UN Privacy Chief Lambastes Orwellian UK

Sometimes life imitates art, and sometimes fiction becomes fact. The newly appointed UN privacy officer, Joseph Cannataci, seems to agree with that statement. Cannataci was the second choice after the UN committee felt the first choice would be too soft on the USA. Cannataci has a different concern though,  stating the weakest oversight in surveillance comes not from the US, but from the UK. In speaking with the Guardian, he said the world needed a Geneva convention for surveillance and he drew parallels to the famous dystopian society book by George Orwell, 1984.

1984

Speaking specifically about the UK, he also stated “At least Winston [a character in Orwell’s 1984] was able to go out in the countryside and go under a tree and expect there wouldn’t be any screen, as it was called. Whereas today there are many parts of the English countryside where there are more cameras than George Orwell could ever have imagined.”

If you look at the raw numbers, it is not hard to see why he feels this way. There are 5.9 million closed circuit television cameras throughout the UK, and as early as October of 2015, police forces are going to start trials of a new software that will analyze the footage quickly for them. Also, the UK Prime Minister spoke in favor of UK’s communications bill, also called the snooper’s charter. That means the UK could potentially go back to monitoring communications in the name of national security. We dare not go any further and suggest the thought police are next.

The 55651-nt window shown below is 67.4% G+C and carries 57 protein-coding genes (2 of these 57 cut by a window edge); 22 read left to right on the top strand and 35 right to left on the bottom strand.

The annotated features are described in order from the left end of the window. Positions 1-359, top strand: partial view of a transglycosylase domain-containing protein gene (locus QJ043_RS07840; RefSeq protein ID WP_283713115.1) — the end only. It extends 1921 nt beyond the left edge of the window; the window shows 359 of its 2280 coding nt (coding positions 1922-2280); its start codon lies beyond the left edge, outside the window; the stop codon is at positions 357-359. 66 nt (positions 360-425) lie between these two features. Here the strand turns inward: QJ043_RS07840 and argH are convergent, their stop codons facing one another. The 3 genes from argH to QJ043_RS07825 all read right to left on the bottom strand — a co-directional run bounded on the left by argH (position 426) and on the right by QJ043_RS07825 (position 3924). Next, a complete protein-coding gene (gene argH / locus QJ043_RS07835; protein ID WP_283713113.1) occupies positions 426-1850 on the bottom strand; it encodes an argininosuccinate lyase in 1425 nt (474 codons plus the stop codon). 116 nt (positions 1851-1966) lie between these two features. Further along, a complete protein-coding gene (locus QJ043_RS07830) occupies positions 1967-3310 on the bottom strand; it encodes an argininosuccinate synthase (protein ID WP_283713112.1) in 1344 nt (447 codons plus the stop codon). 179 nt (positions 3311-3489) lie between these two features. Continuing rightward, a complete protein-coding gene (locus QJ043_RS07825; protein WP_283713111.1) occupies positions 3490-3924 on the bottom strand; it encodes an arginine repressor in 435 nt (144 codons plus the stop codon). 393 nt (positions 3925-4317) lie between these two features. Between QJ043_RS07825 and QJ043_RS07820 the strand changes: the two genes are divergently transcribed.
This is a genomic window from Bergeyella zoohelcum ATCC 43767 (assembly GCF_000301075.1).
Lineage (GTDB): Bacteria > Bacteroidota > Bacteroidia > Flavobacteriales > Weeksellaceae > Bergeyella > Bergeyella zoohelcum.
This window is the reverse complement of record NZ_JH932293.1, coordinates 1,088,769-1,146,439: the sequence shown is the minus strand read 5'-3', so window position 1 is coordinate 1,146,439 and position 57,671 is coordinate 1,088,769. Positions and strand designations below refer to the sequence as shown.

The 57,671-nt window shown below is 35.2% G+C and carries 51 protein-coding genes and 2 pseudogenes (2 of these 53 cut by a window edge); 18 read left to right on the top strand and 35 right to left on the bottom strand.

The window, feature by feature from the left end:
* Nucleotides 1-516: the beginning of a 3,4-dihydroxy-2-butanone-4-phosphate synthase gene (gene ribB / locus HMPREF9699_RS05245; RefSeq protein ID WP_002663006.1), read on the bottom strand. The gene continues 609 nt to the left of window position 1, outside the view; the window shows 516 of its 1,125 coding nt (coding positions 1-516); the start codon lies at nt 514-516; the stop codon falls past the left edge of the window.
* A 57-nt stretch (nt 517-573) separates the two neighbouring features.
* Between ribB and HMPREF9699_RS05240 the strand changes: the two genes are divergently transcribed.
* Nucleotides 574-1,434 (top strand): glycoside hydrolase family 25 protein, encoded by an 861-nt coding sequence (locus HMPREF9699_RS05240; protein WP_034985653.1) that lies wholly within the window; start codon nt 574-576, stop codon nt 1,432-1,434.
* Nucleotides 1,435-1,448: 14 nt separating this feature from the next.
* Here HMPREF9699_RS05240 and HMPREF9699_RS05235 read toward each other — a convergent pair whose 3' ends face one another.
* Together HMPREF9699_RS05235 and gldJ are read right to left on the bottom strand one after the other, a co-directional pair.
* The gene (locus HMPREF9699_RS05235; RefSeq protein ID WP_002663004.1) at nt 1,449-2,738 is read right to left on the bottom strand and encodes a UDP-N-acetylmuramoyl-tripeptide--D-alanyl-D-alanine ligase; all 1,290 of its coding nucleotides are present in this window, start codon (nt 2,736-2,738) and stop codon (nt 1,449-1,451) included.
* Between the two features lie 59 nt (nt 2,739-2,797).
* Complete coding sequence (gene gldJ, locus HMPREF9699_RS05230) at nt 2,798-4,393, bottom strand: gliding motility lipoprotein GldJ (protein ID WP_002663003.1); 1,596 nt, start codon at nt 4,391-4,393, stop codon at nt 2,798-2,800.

Without some sort of oversight, governments will continue to push the barriers of privacy for their residents. They will tell them they are only trying to keep them safe. Let’s have a look at some of the points of the privacy chief wants to see enacted for his mandate.

  • Systematically review government policies and laws on interception of digital communications and collection of personal data.
  • Identify actions that intrude on privacy without compelling justification.
    Assist governments in developing best practices to bring global surveillance under the rule of law.
  • Further articulate private sector responsibilities to respect human rights.
  • Help ensure national procedures and laws are consistent with international human rights obligations.

Though he knows this could not realistically be completed in three years, or even six years if the government tried to do too much, he would like to make a long term impact. As with anything, you have to start somewhere. Will we see a worldwide reversal of the current policy? That is something that only time will answer. Until then, we are apparently living in a world that could have only been imagined when George Orwell published his book in 1949.